Drought and salt tolerant. The red tube-shaped flowers of Coral Bean appear just at the right point to provide food for hummingbirds during their spring migrations. (Note: Use with caution around pets and children – Seeds of coral bean are toxic.)

For more information: http://gardeningsolutions.ifas.ufl.edu/plants/ornamentals/coral-bean.html



Saw palmetto – (Serenoa repens) –


Low-growing cluster of palm fronds around the base of a live oak
Blue form of Serenoa repens.

This native palm is highly drought tolerant. It features a low, clumping growth form. Depending on variety, leaves can be either green or silvery-blue. Flowers and fruit provide excellent wildlife value for birds and pollinators. Similar to coontie, be sure to leave sufficient room when planting.

More info: https://fnps.org/plants/plant/serenoa-repens



Narrowleaf silkgrass (Pityopsis graminifolia) –


Cluming, grass-like growth of narrowleaf silkgrass.
The foliage of narrowleaf silkgrass resembles silvery-blue grass.

With silvery-blue grass-like foliage, yellow fall blooms, and great drought tolerance, narrow-leaf silkgrass can be a great feature in drought-tolerant landscapes.

Small flowers top a narrowleaf silkgrass stem in fall.
Yellow flowers of narrowleaf silkgrass bloom in fall.

Narrowleaf silkgrass goes by a number of descriptive names – Silkyleaf aster, grassleaved goldenaster, etc. For more info: https://www.fnps.org/plants/plant/pityopsis-graminifolia



Texas sage (Leucophyllum frutescens)–


Fuzzy leaves and small blooms of a Texas sage shrub.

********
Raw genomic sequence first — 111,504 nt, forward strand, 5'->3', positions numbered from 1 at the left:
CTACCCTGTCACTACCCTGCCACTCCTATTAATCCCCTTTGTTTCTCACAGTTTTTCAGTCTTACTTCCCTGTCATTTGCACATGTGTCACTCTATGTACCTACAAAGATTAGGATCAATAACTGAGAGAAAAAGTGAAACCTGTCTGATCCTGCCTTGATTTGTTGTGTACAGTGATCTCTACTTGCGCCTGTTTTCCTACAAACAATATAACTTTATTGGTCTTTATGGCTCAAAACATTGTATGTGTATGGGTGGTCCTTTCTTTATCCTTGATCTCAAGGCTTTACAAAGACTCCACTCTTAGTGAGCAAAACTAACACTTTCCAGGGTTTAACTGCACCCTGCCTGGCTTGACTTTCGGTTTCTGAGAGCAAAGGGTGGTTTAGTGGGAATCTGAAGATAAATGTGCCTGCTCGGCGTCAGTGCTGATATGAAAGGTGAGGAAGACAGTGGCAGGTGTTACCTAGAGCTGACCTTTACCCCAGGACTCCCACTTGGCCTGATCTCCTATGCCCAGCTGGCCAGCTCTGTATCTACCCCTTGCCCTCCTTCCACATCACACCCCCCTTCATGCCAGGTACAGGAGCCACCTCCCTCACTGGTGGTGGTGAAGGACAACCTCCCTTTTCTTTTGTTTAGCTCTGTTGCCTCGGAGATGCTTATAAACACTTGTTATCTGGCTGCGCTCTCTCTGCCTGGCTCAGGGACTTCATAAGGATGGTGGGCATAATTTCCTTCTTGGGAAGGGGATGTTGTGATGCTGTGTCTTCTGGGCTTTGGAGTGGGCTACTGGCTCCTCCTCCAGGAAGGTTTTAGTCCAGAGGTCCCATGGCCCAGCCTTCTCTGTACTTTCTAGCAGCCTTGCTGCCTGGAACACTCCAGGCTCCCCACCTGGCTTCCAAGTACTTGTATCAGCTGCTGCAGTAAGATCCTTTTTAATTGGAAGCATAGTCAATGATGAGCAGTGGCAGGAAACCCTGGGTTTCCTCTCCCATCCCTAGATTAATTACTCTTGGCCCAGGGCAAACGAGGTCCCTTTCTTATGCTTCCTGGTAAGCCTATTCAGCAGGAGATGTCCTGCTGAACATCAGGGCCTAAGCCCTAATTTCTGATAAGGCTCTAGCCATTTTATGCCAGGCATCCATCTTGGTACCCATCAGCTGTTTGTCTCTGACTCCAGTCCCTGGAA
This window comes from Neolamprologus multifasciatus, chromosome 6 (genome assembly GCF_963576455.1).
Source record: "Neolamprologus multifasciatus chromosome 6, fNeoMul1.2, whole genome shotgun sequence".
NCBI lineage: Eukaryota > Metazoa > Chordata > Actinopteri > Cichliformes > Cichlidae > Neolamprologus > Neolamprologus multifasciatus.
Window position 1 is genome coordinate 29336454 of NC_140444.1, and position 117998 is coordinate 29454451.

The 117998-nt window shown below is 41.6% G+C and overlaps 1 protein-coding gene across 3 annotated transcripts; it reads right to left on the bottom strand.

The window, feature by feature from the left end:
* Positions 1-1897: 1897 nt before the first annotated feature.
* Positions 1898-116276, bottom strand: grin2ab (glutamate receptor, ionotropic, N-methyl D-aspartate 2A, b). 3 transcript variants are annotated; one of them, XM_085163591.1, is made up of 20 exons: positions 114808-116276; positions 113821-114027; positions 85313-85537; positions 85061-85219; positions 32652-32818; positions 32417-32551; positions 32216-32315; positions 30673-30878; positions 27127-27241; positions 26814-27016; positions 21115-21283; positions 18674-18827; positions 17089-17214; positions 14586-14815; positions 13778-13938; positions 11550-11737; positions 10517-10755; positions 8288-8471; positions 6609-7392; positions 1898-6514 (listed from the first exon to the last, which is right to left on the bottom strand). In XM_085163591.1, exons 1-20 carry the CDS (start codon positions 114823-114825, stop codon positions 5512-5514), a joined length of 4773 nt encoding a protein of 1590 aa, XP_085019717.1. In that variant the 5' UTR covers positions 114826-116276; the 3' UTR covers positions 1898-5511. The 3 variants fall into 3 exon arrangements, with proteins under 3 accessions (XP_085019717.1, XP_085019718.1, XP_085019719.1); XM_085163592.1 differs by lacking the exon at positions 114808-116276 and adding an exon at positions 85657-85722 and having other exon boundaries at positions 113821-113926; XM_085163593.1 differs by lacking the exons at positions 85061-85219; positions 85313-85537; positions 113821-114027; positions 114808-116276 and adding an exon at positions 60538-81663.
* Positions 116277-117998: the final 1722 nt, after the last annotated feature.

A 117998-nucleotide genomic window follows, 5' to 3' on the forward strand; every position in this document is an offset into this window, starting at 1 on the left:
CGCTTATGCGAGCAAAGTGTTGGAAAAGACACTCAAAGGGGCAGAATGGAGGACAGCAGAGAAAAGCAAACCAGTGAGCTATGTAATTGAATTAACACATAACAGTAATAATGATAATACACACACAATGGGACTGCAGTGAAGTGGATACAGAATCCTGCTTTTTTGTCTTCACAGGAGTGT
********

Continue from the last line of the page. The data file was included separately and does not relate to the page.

Silvery foliage and purple blooms of Texas sage.

There are a handful of plants that excel under the most difficult landscape conditions – Texas sage is a great example. While many landscape plants struggle to grow in well-drained, nutrient-poor, alkaline soils under full sun, it is under those precise conditions that Texas sage thrives. In fact, the two things Texas sage WON’T tolerate are soggy, fertilized soil and shade. With enough cold tolerance to handle Zone 9’s winter chills too, Texas sage certainly deserves inclusion in the Florida-Friendly Landscaping toolkit, since this plant can handle some really difficult conditions, and it looks good while doing it.

Bonus: Don’t like to prune often? Texas sage is a slow grower. Occasional trims are all that’s needed to maintain the natural growth form and prevent any leggy branching.




Loquat tree
Loquat tree. (Photo source – UF/IFAS)

Not many fruit trees are able to thrive in poor, sandy soils. But loquats grow so well in the dry, western parts of Pasco that New Port Richey is home to an annual springtime Loquat Festival!

For more info, check out: http://gardeningsolutions.ifas.ufl.edu/plants/trees-and-shrubs/trees/loquat.html


Pineapple Guava / Feijoa – (Acca sellowiana) –


Feijoa a.k.a. pineapple guava
Feijoa or “pineapple guava” can be grown as a tree or shrub.